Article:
As far as influence, the Pogues and SLF are two of our all-time biggest influences. Of course the Undertones, Rudi, the Outcasts, etc., were absolute gold, but the Pogues and the Fingers were up there with the biggest ones for us. ***
Aos. I watched ‘Dropkick Murphys’ play Belfast, Northern Ireland many years ago around St Patrick’s Day. I see you guys are coming up to your 20th year Anniversary tour and are playing a host of shows in Boston during the St Patrick’s Day week. What has been your favourite St Patrick’s Day show throughout your 20 year history and can you touch on any past crazy touring stories?
MK: *** Belfast has always been great to us. We have some dear friends from up that way, some of whom are still with us and some of whom aren’t. As far as touring stories, last St. Paddy’s was pretty insane in a logistics sense. We did seven gigs in a four-day span, then went to the airport the following day, set up and played an acoustic set in the terminal, hopped a red-eye plane with a couple hundred supporters, got about 45 minutes of sleep, and played two gigs on 17 March at Vicar Street in Dublin, one of which was recorded for Palladia channel and something else. That was an absolute whirlwind!!!!! We pulled it off in the end, but what a good night’s sleep we had that night!!!!!! ***
Aos. What is your favourite ‘Dropkick Murphys’ album?
MK: *** That’s really tough to pinpoint, as when you’re intimately involved in each album, each one is personal for any number of reasons. Musically I really couldn’t pick a favorite. I suppose if I had to go on pure memories, my favorite would be the first one, “Do or Die”, as it was my first time doing pre-production on and spending time on a full-length album. It was all new to me as a twenty-two year old working with a producer and not having to constantly watch the clock and settle for less as far as getting good sounds, the number of takes we could do, or spending time on mixing. At the time, I was amazed at the outcome of the album and the sense of accomplishment that we all felt. Between the songs and the actual sounds, the band and Lars had put together a really fun album. Not that I can listen to it these days! The drumming makes me want to defenestrate myself, but that’s just me, hahaha. ***
Aos. You’ve had many popular hit tracks over the years now such as ‘I’m shipping up to Boston, The State of Massachusetts, Warrior’s code and Rose Tattoo. What is the story behind the band’s track ‘I’m shipping up to Boston’ appearing in Martin Scorsese’s Oscar winning film ‘The Departed’?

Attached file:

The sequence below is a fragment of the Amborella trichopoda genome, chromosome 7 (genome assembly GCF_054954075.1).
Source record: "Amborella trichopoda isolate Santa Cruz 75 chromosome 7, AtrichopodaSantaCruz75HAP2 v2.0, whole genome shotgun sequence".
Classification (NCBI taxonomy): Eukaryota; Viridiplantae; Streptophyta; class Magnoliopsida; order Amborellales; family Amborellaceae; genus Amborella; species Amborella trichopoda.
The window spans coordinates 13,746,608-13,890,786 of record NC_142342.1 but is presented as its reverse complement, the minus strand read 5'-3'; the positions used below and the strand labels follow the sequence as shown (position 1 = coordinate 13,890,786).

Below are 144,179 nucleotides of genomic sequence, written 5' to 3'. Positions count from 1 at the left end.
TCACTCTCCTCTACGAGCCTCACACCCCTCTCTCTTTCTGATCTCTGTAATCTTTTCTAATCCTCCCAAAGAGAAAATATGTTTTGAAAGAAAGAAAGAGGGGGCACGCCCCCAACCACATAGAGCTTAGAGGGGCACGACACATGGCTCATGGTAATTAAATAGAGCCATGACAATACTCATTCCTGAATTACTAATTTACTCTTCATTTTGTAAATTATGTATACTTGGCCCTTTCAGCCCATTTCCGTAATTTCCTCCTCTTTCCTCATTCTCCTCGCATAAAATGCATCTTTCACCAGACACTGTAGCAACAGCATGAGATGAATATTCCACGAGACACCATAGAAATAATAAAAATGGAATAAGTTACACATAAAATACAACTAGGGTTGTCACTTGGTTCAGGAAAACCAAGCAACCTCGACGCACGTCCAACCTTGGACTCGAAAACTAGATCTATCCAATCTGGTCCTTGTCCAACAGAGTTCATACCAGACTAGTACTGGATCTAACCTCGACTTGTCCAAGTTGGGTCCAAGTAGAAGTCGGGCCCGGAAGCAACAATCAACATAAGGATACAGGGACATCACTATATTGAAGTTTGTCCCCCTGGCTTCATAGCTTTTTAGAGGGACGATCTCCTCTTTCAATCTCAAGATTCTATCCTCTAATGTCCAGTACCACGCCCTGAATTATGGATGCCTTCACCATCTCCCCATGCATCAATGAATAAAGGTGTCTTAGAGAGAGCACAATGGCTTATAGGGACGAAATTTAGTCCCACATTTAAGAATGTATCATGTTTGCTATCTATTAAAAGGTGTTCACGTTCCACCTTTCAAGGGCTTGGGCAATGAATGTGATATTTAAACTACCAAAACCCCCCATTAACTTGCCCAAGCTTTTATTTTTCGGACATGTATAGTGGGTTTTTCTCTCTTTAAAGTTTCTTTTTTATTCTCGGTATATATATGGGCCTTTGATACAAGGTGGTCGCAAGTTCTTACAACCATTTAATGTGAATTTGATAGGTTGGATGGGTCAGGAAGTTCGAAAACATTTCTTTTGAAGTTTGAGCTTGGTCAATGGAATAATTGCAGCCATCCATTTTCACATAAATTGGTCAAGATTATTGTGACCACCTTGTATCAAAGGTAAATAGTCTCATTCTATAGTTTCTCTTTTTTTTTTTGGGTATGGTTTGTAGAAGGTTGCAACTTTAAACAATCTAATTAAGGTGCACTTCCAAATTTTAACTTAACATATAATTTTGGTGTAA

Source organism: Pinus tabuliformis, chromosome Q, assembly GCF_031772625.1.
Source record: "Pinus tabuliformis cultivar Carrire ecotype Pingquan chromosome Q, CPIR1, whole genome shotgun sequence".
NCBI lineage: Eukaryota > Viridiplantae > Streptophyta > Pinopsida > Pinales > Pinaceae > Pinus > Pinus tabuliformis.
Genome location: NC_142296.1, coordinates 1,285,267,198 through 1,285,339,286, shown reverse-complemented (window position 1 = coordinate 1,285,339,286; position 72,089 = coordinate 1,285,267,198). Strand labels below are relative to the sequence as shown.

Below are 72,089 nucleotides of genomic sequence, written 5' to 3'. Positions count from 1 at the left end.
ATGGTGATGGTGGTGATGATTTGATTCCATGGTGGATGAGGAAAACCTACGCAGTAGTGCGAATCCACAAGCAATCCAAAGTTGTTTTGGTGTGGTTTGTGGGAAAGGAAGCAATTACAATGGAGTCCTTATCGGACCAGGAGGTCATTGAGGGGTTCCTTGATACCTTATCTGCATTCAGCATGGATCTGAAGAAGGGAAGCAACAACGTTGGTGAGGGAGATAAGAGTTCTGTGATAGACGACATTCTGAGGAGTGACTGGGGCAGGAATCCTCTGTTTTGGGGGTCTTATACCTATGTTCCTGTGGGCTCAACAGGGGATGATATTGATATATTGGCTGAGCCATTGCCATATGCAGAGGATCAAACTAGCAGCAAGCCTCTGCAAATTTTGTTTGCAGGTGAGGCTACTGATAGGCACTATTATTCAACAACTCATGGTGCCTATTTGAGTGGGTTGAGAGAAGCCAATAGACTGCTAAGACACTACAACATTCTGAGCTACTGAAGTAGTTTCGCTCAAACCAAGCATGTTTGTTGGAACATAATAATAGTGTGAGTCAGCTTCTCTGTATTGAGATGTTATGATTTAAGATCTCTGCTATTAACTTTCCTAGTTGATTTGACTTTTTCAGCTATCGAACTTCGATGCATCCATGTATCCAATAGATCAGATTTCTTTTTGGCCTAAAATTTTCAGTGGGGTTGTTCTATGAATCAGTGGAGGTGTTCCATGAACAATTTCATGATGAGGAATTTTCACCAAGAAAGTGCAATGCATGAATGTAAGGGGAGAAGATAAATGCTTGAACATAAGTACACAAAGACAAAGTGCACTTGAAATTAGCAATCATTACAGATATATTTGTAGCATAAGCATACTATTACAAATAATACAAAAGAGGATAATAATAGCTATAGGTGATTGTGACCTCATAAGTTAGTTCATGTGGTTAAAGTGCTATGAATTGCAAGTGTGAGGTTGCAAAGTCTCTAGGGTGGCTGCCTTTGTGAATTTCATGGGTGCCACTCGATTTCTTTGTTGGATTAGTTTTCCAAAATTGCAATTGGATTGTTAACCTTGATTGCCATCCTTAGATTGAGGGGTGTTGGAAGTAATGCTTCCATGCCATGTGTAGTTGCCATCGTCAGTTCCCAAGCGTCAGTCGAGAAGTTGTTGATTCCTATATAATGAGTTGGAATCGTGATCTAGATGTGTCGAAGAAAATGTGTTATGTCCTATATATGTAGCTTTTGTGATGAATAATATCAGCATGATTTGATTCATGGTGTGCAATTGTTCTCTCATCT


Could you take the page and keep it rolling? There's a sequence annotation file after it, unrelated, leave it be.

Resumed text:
MK: *** Between knowing people who have gone on to such things as film and production, and people in those industries sometimes having decent taste in music(as well as bands like us, haha!), we’ll get contacted for such things. We say no to a lot of them, but if the shoe fits… It was a bit of the “right place at the right time”, which is a major way of how things end up working for us. We consider ourselves very lucky to get such opportunities. Somebody got that song to Mr. Scorsese, and he took it from there…***
MK: *** Yeah, we’re currently sorting through a bunch of stuff we’ve written in the last couple years, and(as some people have seen and heard) we’ve played a song or two out on tour… We don’t have any studio time booked as of right now, but I’d wager that sometime next year we’ll get in the studio and put some stuff down to tape. We’d rather spend the time on an album and release something we’re proud of than to put out an album for its own sake, you know? ***
Aos. Final Question, Guinness or Whiskey, what do you prefer?
MK: *** Well neither one is my preferred tipple, but if I had to pick one of the two it’d be Guinness. I dig New England IPA’s and good gin, or a nice real ale, or a nice German lager, or… Buckfast Tonic Wine, or… pretty much anything except whiskey. I’d take whisky over whiskey any day though… a nice Islay malt once in a blue moon… The one Irish whiskey I dig is Coleraine. James, my sister, and myself polished off a bottle of the stuff once when snowbound at my old apartment. ***
Aos. Many Thanks for talking to ‘Architect of Sound‘ Matt Kelly. It has been a pleasure. We wish you all the best for your 20th Anniversary Tour in the forthcoming year and hope to hear from you shortly.
MK: *** And thanks to you, Bibby. Have a great week. -Matt K.
The ‘Dropkick Murphys’ 20th Year Anniversary Tour kicks off at the House of Blues in Cleveland on 17th February 2016 and wraps up with the band’s traditional hometown run of Boston shows St. Patrick’s Day week. The Band kick off their 20th Year Anniversary European tour in Cork, Ireland on the 7th June 2016. To see if the ‘Dropkick Murphys’ are playing a gig near you, click on the band’s website tour link below: